JUNE 9, 2015 • CD Projekt SA reports its Witcher 3 sales have surpassed 4 million units sold in two weeks. The title, The Witcher 3: Wild Hunt RPG, was released on May 19 for the PC, PlayStation 4 and Xbox One platforms. The previous two installments in the franchise have together sold 10 million units, according to the company. Although CD Projekt does not break out the figures, that tally is two million higher than the combined total announced last September. The Witcher 3 was three years in development. Also announcing early sales was Bandai Namco Entertainment Europe for Slightly Mad Studios’ Project CARS, which has sold 1 million units on all platforms. The racing game was released for the PC, PlayStation 4 and Xbox One on May 7. Versions for the Steam OS and Wii U are due later in 2015.
Impact: The Witcher 3’s launch performance is really no surprise. As open world role-playing games go, The Witcher 3 is right up there at the top with The Elder Scrolls V: Skyrim. The world in Wild Hunt is huge, full of life and reactive to player actions in a way that encourages exploration in any number of unique approaches. The underlying story behind the game is deep, which comes through admirably via the side quests picked up while exploring, as well as the main plot quests. These are all attributes that entice fans of the genre and well explain why The Witcher 3 has moved 4 million units in two weeks. Poland-based CD Projekt has often been dismissed as a niche developer yet the company has grown into a major RPG contender, evidenced by its full embrace of current-generation console platforms (The Witcher 2: Assassins of Kings only console appearance was on the Xbox 360 after almost a year’s delay from the PC release). RPGs are hugely popular on PCs as well as consoles, which is one of the reasons a strong entrant such as The Witcher 3 can achieve 40% of franchise lifetime sales in two weeks. Another open world, multiplatform RPG, Bioware’s Dragon Age: Inquisition, is reported to be best selling launch in the studio’s history, although parent Electronic Arts, Inc. has chosen not to disclose the number of units sold since last November.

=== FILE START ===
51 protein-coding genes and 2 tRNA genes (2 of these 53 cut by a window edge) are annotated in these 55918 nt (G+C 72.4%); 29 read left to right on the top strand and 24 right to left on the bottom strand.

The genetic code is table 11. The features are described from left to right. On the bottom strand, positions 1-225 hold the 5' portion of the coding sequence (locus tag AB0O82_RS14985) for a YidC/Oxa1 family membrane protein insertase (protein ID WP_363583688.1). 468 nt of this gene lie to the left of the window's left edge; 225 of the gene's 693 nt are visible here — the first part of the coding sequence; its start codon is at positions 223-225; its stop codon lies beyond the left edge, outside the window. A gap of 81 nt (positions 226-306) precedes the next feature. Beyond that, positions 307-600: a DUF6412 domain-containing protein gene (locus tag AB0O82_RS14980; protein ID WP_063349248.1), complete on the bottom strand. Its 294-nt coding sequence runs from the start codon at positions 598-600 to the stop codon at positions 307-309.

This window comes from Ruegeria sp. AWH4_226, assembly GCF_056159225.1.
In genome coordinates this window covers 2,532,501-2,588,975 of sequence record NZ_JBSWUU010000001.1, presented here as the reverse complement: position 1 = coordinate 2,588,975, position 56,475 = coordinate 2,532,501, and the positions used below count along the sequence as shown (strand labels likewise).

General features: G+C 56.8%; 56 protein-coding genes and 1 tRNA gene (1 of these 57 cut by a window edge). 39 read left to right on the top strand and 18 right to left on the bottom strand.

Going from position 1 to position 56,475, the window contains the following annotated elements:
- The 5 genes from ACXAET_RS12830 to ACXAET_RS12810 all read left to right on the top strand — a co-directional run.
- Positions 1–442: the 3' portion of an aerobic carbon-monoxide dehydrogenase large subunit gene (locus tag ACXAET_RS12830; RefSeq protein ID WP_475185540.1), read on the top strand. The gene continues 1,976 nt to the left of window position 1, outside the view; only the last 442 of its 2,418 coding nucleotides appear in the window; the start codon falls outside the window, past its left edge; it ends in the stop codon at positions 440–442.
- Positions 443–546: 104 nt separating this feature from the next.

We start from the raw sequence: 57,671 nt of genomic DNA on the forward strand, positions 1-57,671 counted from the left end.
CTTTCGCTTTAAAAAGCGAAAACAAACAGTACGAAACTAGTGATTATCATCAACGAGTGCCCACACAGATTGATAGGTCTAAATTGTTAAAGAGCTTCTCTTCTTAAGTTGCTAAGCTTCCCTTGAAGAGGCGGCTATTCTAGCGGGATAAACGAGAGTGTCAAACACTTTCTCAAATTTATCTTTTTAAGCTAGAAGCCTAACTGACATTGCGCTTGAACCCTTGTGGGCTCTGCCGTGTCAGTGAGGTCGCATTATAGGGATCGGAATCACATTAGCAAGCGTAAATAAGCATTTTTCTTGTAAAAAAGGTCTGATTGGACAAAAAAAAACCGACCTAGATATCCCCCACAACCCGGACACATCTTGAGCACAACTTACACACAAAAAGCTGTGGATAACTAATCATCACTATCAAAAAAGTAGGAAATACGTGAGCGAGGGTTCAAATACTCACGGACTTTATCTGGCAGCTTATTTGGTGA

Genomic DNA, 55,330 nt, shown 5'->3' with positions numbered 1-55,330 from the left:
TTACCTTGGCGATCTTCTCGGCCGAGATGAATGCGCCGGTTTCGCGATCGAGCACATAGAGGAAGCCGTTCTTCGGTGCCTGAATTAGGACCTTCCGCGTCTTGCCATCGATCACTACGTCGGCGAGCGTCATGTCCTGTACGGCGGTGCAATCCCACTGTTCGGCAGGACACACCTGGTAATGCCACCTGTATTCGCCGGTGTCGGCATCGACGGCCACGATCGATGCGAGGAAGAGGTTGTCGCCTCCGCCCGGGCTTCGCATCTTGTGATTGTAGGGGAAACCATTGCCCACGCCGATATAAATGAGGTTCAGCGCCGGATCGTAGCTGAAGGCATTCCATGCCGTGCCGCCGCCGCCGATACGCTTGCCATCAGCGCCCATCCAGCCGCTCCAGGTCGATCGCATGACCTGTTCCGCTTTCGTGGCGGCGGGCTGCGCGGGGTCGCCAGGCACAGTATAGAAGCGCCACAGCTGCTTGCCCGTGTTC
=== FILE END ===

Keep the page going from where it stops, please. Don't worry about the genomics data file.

The racing genre, by comparison to RPGs, is not the sales powerhouse it once was. Racing titles remain a stalwart example of enhanced graphics on new consoles, yet there seems to be some consumer dissatisfaction with the mechanics of the racing games they are receiving. Publishers are pushing an open world concept in this genre, as well, but racing fans seem less interested in emulating Grand Theft Auto and more interested in actual track competition with their pals. The issue seems not so much fanciful tracks versus stock track, or accurate physics versus arcade physics, just more actual racing versus driving around the game world. So as the racing genre continues to sort itself out, Project CARS selling more than 1 million units within its first month is actually very positive. The game is a racing simulator that concentrates on real-world vehicles and circuits, not exoticars. In many ways the title supports the user fine-tuning that is common on the PC but not as much on consoles. That sense of precision also extends to input control, with racing wheels highly recommended for solo and multiplayer competition. The cars cannot be upgraded, but suspensions and engines cab be tuned in a realistic fashion. And tellingly, this is a title attempting to bridge platforms well. Project CARS answers the call of players who want to race, which is likely why it has sold well so far, despite not being a game for the casual crowd.